Fli Tv Correspondent 

October 6th, 2020

Mark Cuban Weighs in on Police Reform and Racism in America

With heightened racial tensions in the US, many players and organizations within the NBA have chosen to take a proactive stance on police reform and systemic racism. When Jacob Blake was shot in the back seven times by Kenosha, Wisconsin police officers the NBA boycotted 3 playoff games in response.

Many players have been using their platforms to speak up for justice and accountability for bad policing. There has been a push for team owners and CEOs to become more involved and use their influence and the power of the purse. The NBA has received a lot of backlash from those against the movement and Black Lives Matter, although the NBA and its players have not directly aligned itself with any organizations.

The Rematch with Etan Thomas recently had the pleasure of talking with Mark Cuban, owner of the Dallas Mavericks and leading investor on ABCs Shark Tank, about basketball, police reform and politics. In recent years Cuban has begun using his platform to speak out about issues in policing, healthcare, education and stresses the importance of voting.

The recent murders of George Floyd, Breonna Taylor and Ahmaud Arbery have been an eye opener for many that didn’t see racism as a major issue in this country.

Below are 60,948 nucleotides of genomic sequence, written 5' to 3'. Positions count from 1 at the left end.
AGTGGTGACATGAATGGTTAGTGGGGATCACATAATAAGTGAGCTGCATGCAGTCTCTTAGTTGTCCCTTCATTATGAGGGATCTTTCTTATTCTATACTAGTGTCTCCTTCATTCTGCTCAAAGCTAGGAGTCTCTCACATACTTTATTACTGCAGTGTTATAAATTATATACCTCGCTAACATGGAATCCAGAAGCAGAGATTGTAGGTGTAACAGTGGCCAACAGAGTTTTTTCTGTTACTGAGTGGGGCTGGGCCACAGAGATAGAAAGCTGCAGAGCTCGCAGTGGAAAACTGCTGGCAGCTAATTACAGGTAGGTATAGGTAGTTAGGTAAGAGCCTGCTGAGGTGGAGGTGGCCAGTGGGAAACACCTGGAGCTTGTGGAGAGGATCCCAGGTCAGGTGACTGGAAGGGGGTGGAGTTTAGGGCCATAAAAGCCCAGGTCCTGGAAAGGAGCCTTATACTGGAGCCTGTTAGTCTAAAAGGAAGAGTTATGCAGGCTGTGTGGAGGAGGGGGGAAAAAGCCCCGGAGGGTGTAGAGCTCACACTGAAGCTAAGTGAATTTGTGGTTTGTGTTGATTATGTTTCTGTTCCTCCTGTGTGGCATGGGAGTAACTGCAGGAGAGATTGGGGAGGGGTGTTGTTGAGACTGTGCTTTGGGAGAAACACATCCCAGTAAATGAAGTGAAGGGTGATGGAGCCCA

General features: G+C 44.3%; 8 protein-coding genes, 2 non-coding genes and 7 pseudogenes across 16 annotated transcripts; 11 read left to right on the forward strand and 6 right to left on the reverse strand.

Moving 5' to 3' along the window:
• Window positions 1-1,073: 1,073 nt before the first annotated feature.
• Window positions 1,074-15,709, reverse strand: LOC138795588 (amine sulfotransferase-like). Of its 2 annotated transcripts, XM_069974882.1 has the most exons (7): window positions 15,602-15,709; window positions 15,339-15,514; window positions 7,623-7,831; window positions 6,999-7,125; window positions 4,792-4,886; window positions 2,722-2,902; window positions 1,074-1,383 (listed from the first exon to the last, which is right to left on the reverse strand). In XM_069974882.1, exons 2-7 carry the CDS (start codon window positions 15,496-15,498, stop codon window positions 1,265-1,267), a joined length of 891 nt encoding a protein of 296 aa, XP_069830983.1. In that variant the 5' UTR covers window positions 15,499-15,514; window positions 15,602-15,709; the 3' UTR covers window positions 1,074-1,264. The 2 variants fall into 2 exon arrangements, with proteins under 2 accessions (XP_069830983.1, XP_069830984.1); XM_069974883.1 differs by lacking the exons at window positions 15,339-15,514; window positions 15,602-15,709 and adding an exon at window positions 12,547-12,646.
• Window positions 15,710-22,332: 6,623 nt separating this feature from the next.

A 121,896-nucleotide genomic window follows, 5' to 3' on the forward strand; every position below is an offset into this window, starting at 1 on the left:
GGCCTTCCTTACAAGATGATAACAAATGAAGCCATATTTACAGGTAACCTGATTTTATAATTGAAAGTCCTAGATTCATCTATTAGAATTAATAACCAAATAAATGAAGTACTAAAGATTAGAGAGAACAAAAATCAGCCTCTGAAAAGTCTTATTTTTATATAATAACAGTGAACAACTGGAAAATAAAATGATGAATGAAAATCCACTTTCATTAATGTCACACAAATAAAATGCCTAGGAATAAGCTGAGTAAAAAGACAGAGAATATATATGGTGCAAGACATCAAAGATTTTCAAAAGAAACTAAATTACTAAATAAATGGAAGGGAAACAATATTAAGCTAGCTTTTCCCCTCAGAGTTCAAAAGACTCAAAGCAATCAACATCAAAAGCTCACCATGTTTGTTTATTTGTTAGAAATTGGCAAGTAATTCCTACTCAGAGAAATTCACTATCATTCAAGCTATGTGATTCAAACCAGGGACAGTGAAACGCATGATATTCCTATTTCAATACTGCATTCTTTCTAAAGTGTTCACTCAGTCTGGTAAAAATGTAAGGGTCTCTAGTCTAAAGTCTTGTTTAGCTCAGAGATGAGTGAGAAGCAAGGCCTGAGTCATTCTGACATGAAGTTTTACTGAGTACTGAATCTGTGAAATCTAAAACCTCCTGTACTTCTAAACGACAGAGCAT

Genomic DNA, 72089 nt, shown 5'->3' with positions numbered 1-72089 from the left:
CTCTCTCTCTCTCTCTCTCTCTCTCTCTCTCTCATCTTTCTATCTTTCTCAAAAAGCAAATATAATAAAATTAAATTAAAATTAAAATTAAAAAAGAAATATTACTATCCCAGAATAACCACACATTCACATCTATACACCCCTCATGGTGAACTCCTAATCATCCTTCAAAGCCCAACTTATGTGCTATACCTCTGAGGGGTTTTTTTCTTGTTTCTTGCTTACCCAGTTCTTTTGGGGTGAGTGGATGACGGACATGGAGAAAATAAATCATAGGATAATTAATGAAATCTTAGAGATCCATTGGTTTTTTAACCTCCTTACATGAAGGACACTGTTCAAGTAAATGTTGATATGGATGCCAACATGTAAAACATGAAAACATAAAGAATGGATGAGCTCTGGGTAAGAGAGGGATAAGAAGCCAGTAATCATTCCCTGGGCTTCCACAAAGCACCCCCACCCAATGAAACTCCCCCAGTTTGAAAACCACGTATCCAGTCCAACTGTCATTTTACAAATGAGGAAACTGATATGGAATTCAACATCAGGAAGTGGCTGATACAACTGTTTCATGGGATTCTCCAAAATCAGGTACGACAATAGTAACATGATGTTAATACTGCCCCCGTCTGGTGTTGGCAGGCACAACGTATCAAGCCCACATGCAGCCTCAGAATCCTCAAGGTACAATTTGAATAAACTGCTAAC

“George Floyd had the biggest impact because that was straight out murder with everybody watching,” says Cuban. “It hit me hard and made me a lot more aware and a lot more sensitive to the issue, and made me want to help out where I could.”

Although the players only boycotted for one day they are making their stance clear. Players can be seen wearing t-shirts or other articles of clothing to show their involvement in the cause.

“Every couple generations have moments in time that are defining actions of those generations. We look back at Martin Luther King and the marches that were defining acts that led to a change with civil rights. Now here we are 60 years later and a lot has changed but not enough. So this really felt like it was a chance to have an impact and leave a lasting impression. And most importantly start to move towards change. And because it felt that way it made it clear this was bigger than basketball,” said Cuban.